once again I refer the reader to (Ezekiel – God’s Use of the Word Know)
this web site.
v. 12 – “the Lord will go before you; and the God of
rereward” - God would go before them, as He did on that former
occasion (Exodus 13:21), though not now visibly; and He would also
defend them from attacks by the way, being at once their Guide and
their Rereward, or Rearguard.
vs. 13-15 - PRELUDE TO THE “GREAT PASSIONAL.” It is
generally allowed by modern commentators that this passage is more
closely connected with what follows it than with what precedes. Some
would detach it altogether from ch. 52. and attach it to ch. 53. But this is
not necessary. The passage has a completeness in itself. It is a connecting
link. The exaltation of
(Isaiah 44:1, 21), brings to the prophet’s mind the exaltation of the
individual “Servant” (Isaiah 42:1-7; 43:10; 49:1-12), through which
alone the full exaltation of
account of the individual “Servant” by telling of His exaltation, and of the
road which led to it. This is done in ch. 53., in what has been called the
“Great Passional.” But the “Great Passional” needs a “prelude,” an
“introduction,’’ if only as indicative’ of its greatness. And this prelude
we have here, in these three verses, which briefly note:
v. 13 – “My Servant shall deal prudently” - rather, shall deal wisely;
i.e. shall so act throughout His mission as to secure it the most complete
success. “Wisdom is justified of her children,” and of none so entirely
justified as of Him “in whom were all the treasures of wisdom and
knowledge hid away” (Colossians 2:3) – “exalted and extolled” or, high
and lifted up — the same expressions as are used of the Almighty in
Isaiah 6:1 and Isaiah 57:15. Even there, however, seems to the
prophet ,not enough; so he adds, “and exalted exceedingly” (comp.
Isaiah 53:10-12 and Philippians 2:6-9).
v. 14 – “As many were astonied at thee” - The world was “astonied” to
see, in One come to deliver it, no outward show of grandeur or
magnificence, no special beauty or “comeliness” (Isaiah 53:2), but a
Presence unattractive to the mass of men at all times, and in the end so
cruelly marred and disfigured as to retain scarcely any resemblance to the
ordinary form and face of man. The prophet, as Delitzsch says, sits at the
foot of the cross on
accursed tree, after He had been buffeted, and crowned with thorns, and
smitten, and scourged, and crucified, when His face was covered with
bruises and with gore, and His frame and features distorted with agony.
v. 15 - “So shall he sprinkle many nations. The Septuagint has, “So
shall many nations marvel at him;” and this translation is followed by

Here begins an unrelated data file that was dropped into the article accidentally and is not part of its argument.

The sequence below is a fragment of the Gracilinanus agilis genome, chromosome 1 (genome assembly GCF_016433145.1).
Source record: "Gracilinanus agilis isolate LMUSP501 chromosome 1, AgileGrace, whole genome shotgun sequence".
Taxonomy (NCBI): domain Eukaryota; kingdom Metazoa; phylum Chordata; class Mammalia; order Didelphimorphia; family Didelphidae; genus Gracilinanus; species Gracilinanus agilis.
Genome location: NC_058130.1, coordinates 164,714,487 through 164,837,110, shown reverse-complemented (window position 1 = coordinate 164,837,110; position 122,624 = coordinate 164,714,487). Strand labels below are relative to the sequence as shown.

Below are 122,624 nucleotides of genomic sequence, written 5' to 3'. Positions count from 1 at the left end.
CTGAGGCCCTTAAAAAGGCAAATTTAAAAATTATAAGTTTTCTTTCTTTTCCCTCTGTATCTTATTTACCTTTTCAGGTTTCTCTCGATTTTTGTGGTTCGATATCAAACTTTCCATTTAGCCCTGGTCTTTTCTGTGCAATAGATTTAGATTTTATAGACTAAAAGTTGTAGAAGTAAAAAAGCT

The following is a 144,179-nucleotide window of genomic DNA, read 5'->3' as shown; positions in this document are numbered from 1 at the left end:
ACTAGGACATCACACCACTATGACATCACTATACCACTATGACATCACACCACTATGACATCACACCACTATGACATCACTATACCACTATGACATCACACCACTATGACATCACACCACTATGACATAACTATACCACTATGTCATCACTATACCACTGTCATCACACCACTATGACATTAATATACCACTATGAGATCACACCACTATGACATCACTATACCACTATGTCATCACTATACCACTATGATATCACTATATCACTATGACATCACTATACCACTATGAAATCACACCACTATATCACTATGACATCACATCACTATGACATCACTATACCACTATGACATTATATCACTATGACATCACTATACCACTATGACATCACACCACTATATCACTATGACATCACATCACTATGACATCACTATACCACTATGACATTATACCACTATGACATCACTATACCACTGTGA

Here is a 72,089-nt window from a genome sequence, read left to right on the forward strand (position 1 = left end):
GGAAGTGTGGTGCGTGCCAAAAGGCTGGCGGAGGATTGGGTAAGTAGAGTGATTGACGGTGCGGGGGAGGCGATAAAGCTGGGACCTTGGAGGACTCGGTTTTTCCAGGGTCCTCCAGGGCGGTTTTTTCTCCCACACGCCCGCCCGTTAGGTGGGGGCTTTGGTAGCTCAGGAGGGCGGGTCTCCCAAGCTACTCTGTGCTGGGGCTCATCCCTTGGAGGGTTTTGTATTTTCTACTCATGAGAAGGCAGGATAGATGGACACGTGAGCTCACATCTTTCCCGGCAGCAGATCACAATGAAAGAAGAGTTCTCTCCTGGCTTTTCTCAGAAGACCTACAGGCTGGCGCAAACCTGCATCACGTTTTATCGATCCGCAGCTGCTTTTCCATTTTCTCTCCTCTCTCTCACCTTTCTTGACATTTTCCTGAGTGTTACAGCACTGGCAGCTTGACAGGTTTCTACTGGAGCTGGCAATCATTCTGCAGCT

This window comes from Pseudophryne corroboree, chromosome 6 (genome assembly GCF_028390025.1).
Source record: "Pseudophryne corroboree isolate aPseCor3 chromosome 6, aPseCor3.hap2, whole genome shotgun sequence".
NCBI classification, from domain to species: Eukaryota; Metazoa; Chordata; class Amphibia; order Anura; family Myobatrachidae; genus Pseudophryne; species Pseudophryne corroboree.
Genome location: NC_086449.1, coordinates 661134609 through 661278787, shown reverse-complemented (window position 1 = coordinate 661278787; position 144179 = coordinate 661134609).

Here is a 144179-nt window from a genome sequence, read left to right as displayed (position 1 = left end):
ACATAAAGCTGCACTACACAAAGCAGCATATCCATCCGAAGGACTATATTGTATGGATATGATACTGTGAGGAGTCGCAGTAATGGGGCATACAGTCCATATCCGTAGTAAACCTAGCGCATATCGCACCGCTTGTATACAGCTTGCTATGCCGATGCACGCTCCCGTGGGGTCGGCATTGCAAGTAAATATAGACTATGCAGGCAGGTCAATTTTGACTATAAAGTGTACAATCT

Gesenius and Ewald. Mr. Cheyne thinks that the present Hebrew text is
corrupt, and suggests that a verb was used antithetical to the “astonied” of
v. 14, expressing “joyful surprise.” It is certainly hard to see how the idea
of “sprinkling,” even if it can mean “purifying,” comes in here – “kings shall
shut their mouths at him” - rather, because of him. In reverential awe of
His surpassing greatness (comp.Micah 7:16). That which had not been
told them shall they see. They will learn the facts of Christ’s humiliation,
sufferings, death, resurrection, and ascension to heaven — events that it
had never entered into the heart of man to conceive, and of which,
therefore, no tongue had ever spoken.
shut up – is not an offensive word as the God of all the universe uses it.
The Special Need of Purity in Them that Bear the Vessels of the Lord.
v. 11 - It is the duty of all to avoid impurity, to “touch no unclean thing,” to
“perfect holiness in the fear of God.” But a special purity is required of
those who, by holding any sacred office, are brought nearer to God than
others, and as it were serve continually in His presence. Hence the
numerous directions in the Jewish Law with respect to the priests — their
consecration, their ablutions, their vestments, their sin offerings, and the
like (Leviticus 8:2-35; 9:1-24). Hence, moreover, such injunctions as
the following: “Do not drink wine nor strong drink, thou [Aaron], nor thy
sons with thee, when ye go into the tabernacle of the congregation, lest ye
die: it shall be a statute for ever throughout your generations: that ye may
put difference between holy and unholy, and between unclean and clean”
They are to be holy unto their God and are not to profane His glorious
"Give unto the Lord the glory due unto His name"
The are to "abstain from the appearance of evil"
and "to let not their good to be evil spoken of"
v. 13 - "my Servant" - His exaltation and the depth
of humiliation - a great blessing to the world
How quickly did the little flock grow to thousands,
and the thousands into ten thousands, and the ten
thousands unto the millions, until the whole Roman
Empire was converted and "the kingdoms of this
world became the kingdoms of the Lord and His
Christ" - Rev. 11:15